Johnny Cash: Forever Words is a collaborative album consisting of 16 songs created from Johnny Cash's unknown poetry, lyrics, and letters set to music by an astounding array of contemporary artists including Chris Cornell, Ruston Kelly & Kacey Musgraves, Rosanne Cash, Alison Krauss & Union Station, Brad Paisley, Kris Kristofferson & Willie Nelson, John Mellencamp, Elvis Costello, and more.
On this recording of The Seven Words, the Rosamunde String Quartet offers a compelling rendition of one of Haydn's most complex compositions. The Seven Words was originally composed for a full orchestra as a series of seven adagios, which were meant to be interludes during a congregation's meditations on the last seven words of Christ on the Cross. Haydn struggled with a way to compose seven connected pieces of music that were solemn and yet varied enough to keep the listener from getting bored. The members of the Rosamunde Quartet are technically brilliant as they demonstrate the composer's solutions to this musical puzzle. Even though the tempo is slow, they never let the music become ponderous or oppressive. But to Haydn, The Seven Words was more than just an aural conundrum. He felt the composition was perhaps his most sacred work, and the quartet plays this music with reverence for the composer's spiritual intentions. This is a profound piece of music, and the Rosamunde does it justice on each of its many levels.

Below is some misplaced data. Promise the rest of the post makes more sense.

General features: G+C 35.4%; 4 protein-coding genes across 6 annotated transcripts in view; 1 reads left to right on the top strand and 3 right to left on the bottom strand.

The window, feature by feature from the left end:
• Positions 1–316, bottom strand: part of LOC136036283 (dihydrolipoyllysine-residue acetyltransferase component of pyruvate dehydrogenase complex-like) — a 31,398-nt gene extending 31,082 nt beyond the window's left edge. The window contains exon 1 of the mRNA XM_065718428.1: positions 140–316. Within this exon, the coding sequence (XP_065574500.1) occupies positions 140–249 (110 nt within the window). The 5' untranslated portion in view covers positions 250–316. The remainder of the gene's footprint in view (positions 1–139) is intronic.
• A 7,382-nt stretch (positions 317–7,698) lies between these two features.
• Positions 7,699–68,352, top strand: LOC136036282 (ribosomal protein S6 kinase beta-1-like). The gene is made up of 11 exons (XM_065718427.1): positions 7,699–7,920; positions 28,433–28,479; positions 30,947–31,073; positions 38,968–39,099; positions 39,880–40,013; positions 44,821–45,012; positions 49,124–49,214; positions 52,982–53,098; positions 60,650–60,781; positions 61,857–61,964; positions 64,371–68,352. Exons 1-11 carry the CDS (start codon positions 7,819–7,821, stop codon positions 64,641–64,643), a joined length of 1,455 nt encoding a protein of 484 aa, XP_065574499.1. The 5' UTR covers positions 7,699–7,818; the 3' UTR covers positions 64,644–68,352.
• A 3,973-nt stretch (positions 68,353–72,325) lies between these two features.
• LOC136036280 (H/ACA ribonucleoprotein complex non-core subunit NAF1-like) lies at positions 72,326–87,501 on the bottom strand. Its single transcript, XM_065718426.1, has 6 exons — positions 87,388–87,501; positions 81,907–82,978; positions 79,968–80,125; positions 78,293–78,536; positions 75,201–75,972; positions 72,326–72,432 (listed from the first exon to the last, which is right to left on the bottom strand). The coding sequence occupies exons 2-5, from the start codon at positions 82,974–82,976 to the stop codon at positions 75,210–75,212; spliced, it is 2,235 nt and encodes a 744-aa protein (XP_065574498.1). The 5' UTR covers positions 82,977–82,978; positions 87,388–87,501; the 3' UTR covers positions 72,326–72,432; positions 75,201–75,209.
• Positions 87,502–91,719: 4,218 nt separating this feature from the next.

2010's mammoth, highly collectible and very limited, 19-disc Sandy Denny box set was truly a thing to behold, presenting the entirety of her career from studio to stage to front porch. It was a completist's dream, but it came with an exceptionally high price tag, which makes the appearance of 2011's Notes and the Words: A Collection of Demos and Rarities a real gift for fans, especially those who already own the complete studio recordings, whether solo or with Fotheringay, Strawbs, or Fairport Convention. The handsome, limited-edition four-disc box skims the cream from the top of the myriad rarities, BBC sessions, demos, and outtakes that made the previous collection so remarkable (an intimate bedroom recording of Jackson C. Frank's "Blues Run the Game"; an early demo of Like an Old Fashioned Waltz's "Carnival" with previously unheard melodies and lyrics; a blistering alternate studio take of a Dave Swarbrick-less "Sailor's Life," and alternate versions of Fairport classics like "Matty Groves," "Come All Ye," and "Fotheringay"), resulting in a wonderful window into one of English folk music's most magnificent voices.